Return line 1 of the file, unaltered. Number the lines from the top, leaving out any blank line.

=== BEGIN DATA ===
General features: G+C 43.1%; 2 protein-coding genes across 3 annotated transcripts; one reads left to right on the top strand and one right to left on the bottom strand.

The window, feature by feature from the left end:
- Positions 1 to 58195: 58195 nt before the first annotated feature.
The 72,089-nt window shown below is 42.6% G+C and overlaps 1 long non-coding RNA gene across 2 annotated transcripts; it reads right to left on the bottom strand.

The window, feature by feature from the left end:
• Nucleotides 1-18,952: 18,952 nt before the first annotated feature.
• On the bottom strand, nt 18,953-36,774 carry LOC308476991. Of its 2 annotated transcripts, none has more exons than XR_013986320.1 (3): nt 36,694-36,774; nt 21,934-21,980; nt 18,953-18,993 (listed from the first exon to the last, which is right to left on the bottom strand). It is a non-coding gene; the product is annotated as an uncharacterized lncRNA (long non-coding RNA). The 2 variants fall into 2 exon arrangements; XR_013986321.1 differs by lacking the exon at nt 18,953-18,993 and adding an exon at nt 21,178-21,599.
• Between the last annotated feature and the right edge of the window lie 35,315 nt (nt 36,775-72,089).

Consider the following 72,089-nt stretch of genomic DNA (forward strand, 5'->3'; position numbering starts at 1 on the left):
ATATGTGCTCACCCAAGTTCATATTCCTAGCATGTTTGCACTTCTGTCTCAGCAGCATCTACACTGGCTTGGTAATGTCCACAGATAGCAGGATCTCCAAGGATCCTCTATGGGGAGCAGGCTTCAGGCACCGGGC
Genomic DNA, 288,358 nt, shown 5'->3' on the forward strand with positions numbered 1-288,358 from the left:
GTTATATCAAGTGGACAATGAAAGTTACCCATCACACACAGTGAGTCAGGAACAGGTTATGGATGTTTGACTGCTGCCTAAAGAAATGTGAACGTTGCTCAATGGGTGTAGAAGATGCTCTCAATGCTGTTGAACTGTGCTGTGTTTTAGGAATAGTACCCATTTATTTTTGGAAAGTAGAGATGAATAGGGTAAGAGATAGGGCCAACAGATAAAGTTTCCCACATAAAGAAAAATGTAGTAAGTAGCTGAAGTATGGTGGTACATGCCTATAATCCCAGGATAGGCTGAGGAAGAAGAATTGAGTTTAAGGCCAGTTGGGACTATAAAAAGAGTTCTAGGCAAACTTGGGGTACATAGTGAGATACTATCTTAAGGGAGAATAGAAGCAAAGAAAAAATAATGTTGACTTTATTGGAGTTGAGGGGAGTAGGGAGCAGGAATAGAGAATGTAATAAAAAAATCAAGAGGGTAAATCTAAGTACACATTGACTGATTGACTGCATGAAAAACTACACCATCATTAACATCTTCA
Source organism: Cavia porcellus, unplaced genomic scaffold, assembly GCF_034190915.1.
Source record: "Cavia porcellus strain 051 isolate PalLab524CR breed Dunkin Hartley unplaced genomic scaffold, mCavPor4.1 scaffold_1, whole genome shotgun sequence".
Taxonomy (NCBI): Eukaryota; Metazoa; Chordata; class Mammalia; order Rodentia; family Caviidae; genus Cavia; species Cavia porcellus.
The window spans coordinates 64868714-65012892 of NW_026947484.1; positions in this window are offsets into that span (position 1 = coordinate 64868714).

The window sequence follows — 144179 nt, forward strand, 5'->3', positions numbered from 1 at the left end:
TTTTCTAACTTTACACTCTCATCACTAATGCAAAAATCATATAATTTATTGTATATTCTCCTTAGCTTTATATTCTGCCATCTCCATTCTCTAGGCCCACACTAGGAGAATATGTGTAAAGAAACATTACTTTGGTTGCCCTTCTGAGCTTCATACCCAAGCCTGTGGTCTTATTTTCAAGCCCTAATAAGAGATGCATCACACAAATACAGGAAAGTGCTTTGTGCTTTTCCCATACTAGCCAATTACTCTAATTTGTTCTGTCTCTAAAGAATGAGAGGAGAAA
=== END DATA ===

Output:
General features: G+C 43.1%; 2 protein-coding genes across 3 annotated transcripts; one reads left to right on the top strand and one right to left on the bottom strand.